The absolute fundamental aim is to make money out of satisfying customers. – John Egan
A business plan is a formal blueprint of an organization’s goals and steps for achieving those goals. Business plans typically include corporate, sales, and marketing strategy as well as financial projections. In some industries, plans are required before businesses can secure financing. Regardless of the industry, drafting a clear, detailed plan is a great first step in ensuring effective management and foresight.
Elements of a Business Plan:
The components of a strong business plan can vary depending on the enterprise, but attorney Ian Scott of Scott Legal Services identifies some key elements:
1. Description of Your Business: Include a short description of your business with a brief history of the business and its ownership structure by focusing on, who you are, what you do, & where you are going.
2. Mission Statement: Lay the groundwork for your ‘brand’ by describing what your company will be to its customers or clients & what you want to be remembered by.
3. Goals or Milestones: Make a list of five or so long-term goals.
4. Market Analysis and Research: You must always be able to explain; what you know about your industry, what you know about your competition, who is you target market, and what obstacles will you have reaching them.
5. Why Are You Different: You should describe in detail what makes your product or service unique in the market.
6. Personnel Plan: Describe who your staff will be and include descriptions of key personnel and special skills.
7. Other Sections as Relevant: Business Plans are not a one size fits all proposition. Consider what makes sense in your business plan given your goals and add sections accordingly.
8. A Detailed & Comprehensive Financial Plan: This is a Must even if you do not like numbers! You should also note that the financial plan will take up a significant number of pages in your plan (over half). Tailor the financial data part of your plan to your needs but most plans include the following information: Start-Up costs, Revenue projections with comprehensive assumptions, Expense projections with comprehensive assumptions, Five-year cash-flow projections, Five-year balance sheet projections, Sources of Capital, and Other data as needed.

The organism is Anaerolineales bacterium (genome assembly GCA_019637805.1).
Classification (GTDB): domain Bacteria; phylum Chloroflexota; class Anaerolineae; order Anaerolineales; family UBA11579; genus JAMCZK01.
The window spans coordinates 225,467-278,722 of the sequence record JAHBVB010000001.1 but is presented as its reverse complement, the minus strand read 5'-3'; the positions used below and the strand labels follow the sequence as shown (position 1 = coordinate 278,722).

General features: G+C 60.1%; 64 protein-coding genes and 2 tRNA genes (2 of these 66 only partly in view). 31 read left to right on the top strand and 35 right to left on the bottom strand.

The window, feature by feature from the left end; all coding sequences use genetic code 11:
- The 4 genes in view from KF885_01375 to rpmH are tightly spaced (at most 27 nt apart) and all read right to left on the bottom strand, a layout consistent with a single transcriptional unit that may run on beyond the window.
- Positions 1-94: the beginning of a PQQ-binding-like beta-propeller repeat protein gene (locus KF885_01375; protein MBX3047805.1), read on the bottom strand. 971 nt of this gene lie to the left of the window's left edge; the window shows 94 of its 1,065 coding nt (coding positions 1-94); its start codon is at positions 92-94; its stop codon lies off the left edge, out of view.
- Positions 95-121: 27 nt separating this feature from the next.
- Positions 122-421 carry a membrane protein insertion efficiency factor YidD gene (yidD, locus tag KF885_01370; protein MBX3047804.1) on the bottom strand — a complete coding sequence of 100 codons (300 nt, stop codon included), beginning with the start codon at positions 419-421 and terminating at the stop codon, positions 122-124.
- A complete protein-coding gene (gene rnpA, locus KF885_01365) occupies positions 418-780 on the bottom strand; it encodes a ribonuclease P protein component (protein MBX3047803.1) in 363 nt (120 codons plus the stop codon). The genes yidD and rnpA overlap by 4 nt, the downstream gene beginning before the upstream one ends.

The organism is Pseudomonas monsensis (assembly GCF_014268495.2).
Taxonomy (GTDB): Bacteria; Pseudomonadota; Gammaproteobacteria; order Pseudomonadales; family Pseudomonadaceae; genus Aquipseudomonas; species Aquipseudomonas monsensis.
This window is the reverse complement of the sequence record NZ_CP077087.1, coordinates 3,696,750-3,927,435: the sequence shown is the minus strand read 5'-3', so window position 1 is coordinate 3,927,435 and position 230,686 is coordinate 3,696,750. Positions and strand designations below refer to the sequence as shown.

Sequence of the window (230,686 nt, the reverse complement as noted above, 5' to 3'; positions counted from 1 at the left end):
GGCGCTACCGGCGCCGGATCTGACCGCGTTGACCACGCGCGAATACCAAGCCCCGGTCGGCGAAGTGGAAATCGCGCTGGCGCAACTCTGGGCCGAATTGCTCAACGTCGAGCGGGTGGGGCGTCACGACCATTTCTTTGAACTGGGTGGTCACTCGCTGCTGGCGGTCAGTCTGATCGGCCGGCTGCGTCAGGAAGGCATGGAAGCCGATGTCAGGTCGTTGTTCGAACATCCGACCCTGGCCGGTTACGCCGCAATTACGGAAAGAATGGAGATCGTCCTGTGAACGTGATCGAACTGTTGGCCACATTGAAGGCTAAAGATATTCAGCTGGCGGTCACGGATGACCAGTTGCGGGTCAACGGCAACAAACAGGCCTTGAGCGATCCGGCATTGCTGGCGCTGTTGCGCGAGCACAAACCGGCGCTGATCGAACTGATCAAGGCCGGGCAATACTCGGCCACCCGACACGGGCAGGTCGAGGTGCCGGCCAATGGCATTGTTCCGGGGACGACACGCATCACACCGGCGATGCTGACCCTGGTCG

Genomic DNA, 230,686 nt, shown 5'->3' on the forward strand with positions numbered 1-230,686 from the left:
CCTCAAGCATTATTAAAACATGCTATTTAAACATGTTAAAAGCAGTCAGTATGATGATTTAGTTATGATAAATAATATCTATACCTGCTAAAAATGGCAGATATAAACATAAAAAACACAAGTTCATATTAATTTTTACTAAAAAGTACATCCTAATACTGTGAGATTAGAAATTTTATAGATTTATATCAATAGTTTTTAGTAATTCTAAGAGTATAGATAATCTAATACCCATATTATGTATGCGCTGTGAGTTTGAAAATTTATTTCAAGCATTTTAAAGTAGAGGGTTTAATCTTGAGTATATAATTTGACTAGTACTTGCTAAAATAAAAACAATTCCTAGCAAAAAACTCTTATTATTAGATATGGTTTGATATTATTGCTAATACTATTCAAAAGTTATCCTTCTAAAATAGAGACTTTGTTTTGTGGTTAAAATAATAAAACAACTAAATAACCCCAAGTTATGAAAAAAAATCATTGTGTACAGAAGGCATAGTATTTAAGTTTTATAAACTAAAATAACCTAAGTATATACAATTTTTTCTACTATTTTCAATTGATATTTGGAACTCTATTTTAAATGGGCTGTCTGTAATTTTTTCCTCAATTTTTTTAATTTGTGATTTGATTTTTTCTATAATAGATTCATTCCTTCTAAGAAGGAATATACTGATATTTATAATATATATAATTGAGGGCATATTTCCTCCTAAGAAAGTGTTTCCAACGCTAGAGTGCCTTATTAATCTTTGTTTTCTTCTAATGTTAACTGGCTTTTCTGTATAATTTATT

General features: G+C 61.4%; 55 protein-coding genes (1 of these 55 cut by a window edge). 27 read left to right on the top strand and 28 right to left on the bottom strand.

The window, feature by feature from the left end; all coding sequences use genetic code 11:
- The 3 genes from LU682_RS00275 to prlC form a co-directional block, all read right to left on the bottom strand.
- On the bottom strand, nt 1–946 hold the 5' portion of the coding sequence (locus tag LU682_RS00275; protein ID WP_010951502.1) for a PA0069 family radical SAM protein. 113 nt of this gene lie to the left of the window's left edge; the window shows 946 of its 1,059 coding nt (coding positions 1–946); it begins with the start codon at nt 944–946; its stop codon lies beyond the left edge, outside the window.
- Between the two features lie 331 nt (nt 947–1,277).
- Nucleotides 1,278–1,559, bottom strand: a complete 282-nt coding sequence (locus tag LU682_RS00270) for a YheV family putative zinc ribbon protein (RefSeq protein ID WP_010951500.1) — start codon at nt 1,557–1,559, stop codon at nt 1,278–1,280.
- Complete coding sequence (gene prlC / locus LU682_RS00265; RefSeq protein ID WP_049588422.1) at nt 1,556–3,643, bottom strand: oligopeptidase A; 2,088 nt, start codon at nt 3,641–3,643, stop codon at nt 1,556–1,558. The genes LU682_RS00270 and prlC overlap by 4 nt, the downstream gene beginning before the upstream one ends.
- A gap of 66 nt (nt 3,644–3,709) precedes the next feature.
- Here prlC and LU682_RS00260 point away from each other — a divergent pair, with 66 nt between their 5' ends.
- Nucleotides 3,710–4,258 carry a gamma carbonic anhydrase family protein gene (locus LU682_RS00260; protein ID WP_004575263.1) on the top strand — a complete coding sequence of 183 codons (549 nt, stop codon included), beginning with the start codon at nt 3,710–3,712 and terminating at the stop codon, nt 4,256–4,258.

[Credit: Key Tips for Developing Business Plans for Entrepreneurs, Investors & Business Owners - Ian Scott]
Capture the Passion:
Simply having all the key elements is not always enough. In addition to the basics, there are some important stylistic elements that can take a business plan from good to great.
Attorney Bradley H. Lehrman at law firm Lommen Abdo stresses the importance of going the extra mile and ensuring that readers of a business plan will sense passion, competence and ingenuity. Entrepreneurs should highlight their skilled management team, their capability for market penetration, distinguishing features of their technology or services, and a rational and defensible fundability statement. Then, to top it off, package all the impressive data in a vivid and professional format. In regard to the management team section:
Make sure the reader knows that you have the moxie, and networking capabilities to pull together a management team or an advisory team, or a board that is accomplished, well connected and has the skill sets to achieve your business goals. Do not rely on buddies or relatives unless they have very specific capabilities for your business. If you are seeking outside investment, this category will be more than 51% of the risk mitigation for investors in evaluating your ability to succeed… [Credit: No Nonsense Business Plans - Lommen Abdo]
What’s the End Game?
Starting a business is a little like falling in love; there is so much excitement at the newness and a constant need to impress and woo. While it is extremely important when drafting a business plan to focus on the current state of affairs and hopes for the future, it is almost equally as important to contemplate and plan for the end game. This is where business succession planning comes into play. Many business plans will include an “exit strategy” section. However, attorney Callie Whatley at Burr & Foreman suggests that entrepreneurs take it a step further and develop a business succession plan either contemporaneously or shortly after creating their business plan:
Businesses in their early stage are usually focused (for good reason) on survival, but a keen eye on the future helps a business grow and develop on a path that fits the needs and goals of the owner. Of course, those needs, goals and direction may (and likely will) change over time, but no one ever said that a business succession plan was set in stone. Instead, it can and should be evolving in nature.
By creating a business succession plan early on in a business’s life, you, as the business owner, establish it as part of the critical foundation for the business and its success, hopefully avoiding an unnecessary scramble at the end of your career to figure out what you will do next. Reviewing a business succession plan should be as routine and fundamental as reviewing a business’s marketing strategy or a budget, and by establishing those habits early on, a business is more likely to keep its focus and successfully manage its succession plan over time. [Credit: Business Succession Planning: Time is Not on Your Side - Burr & Forman]
In the end, a business plan is about sharing entrepreneurial vision and demonstrating to investors, colleagues, friends and family that there is the capacity and the competence to carry the vision to fruition. Good luck with that!
- How to Write a Business Plan – SBA.gov
- How to Write a Great Business Plan – Inc.com
- How To Build A Billion Dollar Business Plan: 10 Top Points – Forbes.com
- Start With a Business Model, Not a Business Plan – WSJ
- Index: Business Formation Updates – JD Supra